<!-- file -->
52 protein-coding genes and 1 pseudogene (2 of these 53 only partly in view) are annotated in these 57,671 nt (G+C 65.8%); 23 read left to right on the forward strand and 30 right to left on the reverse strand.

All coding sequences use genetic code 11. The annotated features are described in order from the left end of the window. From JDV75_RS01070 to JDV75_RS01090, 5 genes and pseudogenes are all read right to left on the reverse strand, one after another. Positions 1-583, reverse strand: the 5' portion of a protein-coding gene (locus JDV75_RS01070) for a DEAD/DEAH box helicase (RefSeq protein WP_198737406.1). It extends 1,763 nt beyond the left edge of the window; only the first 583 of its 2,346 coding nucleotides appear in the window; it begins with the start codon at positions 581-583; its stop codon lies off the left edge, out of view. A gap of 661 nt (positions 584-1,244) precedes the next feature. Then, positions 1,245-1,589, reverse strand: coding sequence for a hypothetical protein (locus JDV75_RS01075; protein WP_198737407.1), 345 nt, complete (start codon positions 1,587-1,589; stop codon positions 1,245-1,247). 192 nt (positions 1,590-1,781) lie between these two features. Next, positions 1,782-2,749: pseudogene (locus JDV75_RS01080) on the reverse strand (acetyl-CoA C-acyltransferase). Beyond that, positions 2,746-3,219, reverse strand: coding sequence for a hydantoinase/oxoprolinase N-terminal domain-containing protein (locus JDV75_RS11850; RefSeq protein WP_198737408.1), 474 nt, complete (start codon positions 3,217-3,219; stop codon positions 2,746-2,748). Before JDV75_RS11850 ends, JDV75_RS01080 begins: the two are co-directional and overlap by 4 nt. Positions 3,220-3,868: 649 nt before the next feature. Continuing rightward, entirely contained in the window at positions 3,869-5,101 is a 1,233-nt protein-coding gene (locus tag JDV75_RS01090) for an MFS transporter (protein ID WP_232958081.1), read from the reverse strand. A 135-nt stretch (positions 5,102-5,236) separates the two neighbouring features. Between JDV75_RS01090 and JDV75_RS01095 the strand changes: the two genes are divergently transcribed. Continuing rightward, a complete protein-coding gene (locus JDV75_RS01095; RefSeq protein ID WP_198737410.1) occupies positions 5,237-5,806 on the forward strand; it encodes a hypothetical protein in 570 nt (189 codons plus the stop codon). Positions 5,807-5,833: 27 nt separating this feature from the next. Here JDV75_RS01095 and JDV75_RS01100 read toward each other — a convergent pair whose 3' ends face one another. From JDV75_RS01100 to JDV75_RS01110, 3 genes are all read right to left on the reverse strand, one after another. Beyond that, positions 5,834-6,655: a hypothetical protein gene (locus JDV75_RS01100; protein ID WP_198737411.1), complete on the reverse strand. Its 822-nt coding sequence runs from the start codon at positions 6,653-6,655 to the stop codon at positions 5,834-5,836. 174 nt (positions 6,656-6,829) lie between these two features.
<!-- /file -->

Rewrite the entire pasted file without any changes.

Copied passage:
52 protein-coding genes and 1 pseudogene (2 of these 53 only partly in view) are annotated in these 57,671 nt (G+C 65.8%); 23 read left to right on the forward strand and 30 right to left on the reverse strand.

All coding sequences use genetic code 11. The annotated features are described in order from the left end of the window. From JDV75_RS01070 to JDV75_RS01090, 5 genes and pseudogenes are all read right to left on the reverse strand, one after another. Positions 1-583, reverse strand: the 5' portion of a protein-coding gene (locus JDV75_RS01070) for a DEAD/DEAH box helicase (RefSeq protein WP_198737406.1). It extends 1,763 nt beyond the left edge of the window; only the first 583 of its 2,346 coding nucleotides appear in the window; it begins with the start codon at positions 581-583; its stop codon lies off the left edge, out of view. A gap of 661 nt (positions 584-1,244) precedes the next feature. Then, positions 1,245-1,589, reverse strand: coding sequence for a hypothetical protein (locus JDV75_RS01075; protein WP_198737407.1), 345 nt, complete (start codon positions 1,587-1,589; stop codon positions 1,245-1,247). 192 nt (positions 1,590-1,781) lie between these two features. Next, positions 1,782-2,749: pseudogene (locus JDV75_RS01080) on the reverse strand (acetyl-CoA C-acyltransferase). Beyond that, positions 2,746-3,219, reverse strand: coding sequence for a hydantoinase/oxoprolinase N-terminal domain-containing protein (locus JDV75_RS11850; RefSeq protein WP_198737408.1), 474 nt, complete (start codon positions 3,217-3,219; stop codon positions 2,746-2,748). Before JDV75_RS11850 ends, JDV75_RS01080 begins: the two are co-directional and overlap by 4 nt. Positions 3,220-3,868: 649 nt before the next feature. Continuing rightward, entirely contained in the window at positions 3,869-5,101 is a 1,233-nt protein-coding gene (locus tag JDV75_RS01090) for an MFS transporter (protein ID WP_232958081.1), read from the reverse strand. A 135-nt stretch (positions 5,102-5,236) separates the two neighbouring features. Between JDV75_RS01090 and JDV75_RS01095 the strand changes: the two genes are divergently transcribed. Continuing rightward, a complete protein-coding gene (locus JDV75_RS01095; RefSeq protein ID WP_198737410.1) occupies positions 5,237-5,806 on the forward strand; it encodes a hypothetical protein in 570 nt (189 codons plus the stop codon). Positions 5,807-5,833: 27 nt separating this feature from the next. Here JDV75_RS01095 and JDV75_RS01100 read toward each other — a convergent pair whose 3' ends face one another. From JDV75_RS01100 to JDV75_RS01110, 3 genes are all read right to left on the reverse strand, one after another. Beyond that, positions 5,834-6,655: a hypothetical protein gene (locus JDV75_RS01100; protein ID WP_198737411.1), complete on the reverse strand. Its 822-nt coding sequence runs from the start codon at positions 6,653-6,655 to the stop codon at positions 5,834-5,836. 174 nt (positions 6,656-6,829) lie between these two features.